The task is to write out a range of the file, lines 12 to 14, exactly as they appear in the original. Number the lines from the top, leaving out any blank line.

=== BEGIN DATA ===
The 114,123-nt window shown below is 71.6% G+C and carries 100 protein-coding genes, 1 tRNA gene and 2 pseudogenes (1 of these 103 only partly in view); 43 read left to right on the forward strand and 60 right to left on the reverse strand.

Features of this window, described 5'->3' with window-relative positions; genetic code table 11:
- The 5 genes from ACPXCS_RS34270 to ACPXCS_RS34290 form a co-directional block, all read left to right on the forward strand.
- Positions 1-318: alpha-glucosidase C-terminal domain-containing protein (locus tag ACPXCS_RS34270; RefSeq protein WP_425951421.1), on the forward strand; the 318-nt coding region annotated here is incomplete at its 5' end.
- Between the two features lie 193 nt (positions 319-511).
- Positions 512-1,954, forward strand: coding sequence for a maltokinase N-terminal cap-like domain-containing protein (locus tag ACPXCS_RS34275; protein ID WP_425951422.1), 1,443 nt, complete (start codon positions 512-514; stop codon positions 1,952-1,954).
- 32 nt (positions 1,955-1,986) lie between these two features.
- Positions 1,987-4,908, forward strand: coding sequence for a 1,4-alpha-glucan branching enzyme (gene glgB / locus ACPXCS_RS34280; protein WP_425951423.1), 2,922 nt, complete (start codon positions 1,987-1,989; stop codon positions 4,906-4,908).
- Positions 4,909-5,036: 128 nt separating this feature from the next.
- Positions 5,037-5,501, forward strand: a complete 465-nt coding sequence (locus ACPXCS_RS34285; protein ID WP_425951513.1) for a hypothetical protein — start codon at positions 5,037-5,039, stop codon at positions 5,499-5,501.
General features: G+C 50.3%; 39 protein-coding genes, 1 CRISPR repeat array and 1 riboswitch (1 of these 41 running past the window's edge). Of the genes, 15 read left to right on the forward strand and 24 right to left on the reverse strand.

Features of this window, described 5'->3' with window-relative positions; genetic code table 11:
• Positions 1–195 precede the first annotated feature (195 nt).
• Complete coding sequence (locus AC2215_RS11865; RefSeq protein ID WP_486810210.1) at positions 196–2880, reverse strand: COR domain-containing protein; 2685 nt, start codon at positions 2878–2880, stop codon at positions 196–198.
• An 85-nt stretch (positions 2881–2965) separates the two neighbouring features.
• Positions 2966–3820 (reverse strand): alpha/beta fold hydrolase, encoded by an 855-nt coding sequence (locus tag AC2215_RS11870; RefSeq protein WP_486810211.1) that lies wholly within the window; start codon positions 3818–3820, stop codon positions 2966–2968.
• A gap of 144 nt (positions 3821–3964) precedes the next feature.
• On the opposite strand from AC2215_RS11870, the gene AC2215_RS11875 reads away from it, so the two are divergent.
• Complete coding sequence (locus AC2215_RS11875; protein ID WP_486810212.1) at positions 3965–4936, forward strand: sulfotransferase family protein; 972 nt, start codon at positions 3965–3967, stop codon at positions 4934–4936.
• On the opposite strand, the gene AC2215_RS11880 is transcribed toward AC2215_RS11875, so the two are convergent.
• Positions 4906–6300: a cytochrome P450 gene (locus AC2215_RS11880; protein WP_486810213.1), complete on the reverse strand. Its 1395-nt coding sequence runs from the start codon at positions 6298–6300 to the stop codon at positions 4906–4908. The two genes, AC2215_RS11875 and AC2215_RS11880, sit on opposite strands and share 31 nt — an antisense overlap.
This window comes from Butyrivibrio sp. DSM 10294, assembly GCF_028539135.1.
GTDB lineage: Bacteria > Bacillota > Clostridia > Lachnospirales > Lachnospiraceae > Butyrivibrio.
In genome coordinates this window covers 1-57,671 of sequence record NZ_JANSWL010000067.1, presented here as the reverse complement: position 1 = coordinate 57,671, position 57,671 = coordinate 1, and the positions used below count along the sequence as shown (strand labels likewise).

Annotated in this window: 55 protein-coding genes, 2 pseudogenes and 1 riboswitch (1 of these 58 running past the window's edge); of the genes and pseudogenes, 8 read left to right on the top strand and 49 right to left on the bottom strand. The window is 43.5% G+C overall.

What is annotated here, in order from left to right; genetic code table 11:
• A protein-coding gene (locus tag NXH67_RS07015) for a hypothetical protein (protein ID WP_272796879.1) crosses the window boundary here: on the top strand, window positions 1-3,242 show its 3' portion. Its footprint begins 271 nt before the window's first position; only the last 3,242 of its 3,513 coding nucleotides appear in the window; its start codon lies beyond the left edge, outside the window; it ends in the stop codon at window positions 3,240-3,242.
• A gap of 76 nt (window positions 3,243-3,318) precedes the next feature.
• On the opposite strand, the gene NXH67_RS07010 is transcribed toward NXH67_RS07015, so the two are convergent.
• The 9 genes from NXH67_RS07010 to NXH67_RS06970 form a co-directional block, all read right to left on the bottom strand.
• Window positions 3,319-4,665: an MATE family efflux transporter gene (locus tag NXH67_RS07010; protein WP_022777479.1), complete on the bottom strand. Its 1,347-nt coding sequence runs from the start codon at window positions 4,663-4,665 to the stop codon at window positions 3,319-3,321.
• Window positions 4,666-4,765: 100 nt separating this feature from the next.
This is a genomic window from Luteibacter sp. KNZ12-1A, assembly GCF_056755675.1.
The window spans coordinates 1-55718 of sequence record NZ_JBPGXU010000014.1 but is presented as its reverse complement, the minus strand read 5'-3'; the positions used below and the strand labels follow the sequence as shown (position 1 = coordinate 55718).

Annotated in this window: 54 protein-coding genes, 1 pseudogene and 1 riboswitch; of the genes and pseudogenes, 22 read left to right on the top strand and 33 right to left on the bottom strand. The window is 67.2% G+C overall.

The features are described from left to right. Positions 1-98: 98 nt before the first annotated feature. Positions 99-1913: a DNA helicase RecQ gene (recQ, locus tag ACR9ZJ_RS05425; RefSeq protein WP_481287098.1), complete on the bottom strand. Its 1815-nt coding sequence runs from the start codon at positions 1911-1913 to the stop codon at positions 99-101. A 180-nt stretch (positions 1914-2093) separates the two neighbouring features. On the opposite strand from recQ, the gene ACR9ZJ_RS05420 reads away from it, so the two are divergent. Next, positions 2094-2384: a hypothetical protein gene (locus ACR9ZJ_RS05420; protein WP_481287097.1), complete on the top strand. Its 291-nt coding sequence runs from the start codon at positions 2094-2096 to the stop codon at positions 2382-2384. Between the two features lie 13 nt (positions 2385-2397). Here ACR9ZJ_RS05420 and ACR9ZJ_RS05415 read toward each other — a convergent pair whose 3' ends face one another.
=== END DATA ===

Features of this window, described 5'->3' with window-relative positions; genetic code table 11:
• Positions 1–195 precede the first annotated feature (195 nt).
• Complete coding sequence (locus AC2215_RS11865; RefSeq protein ID WP_486810210.1) at positions 196–2880, reverse strand: COR domain-containing protein; 2685 nt, start codon at positions 2878–2880, stop codon at positions 196–198.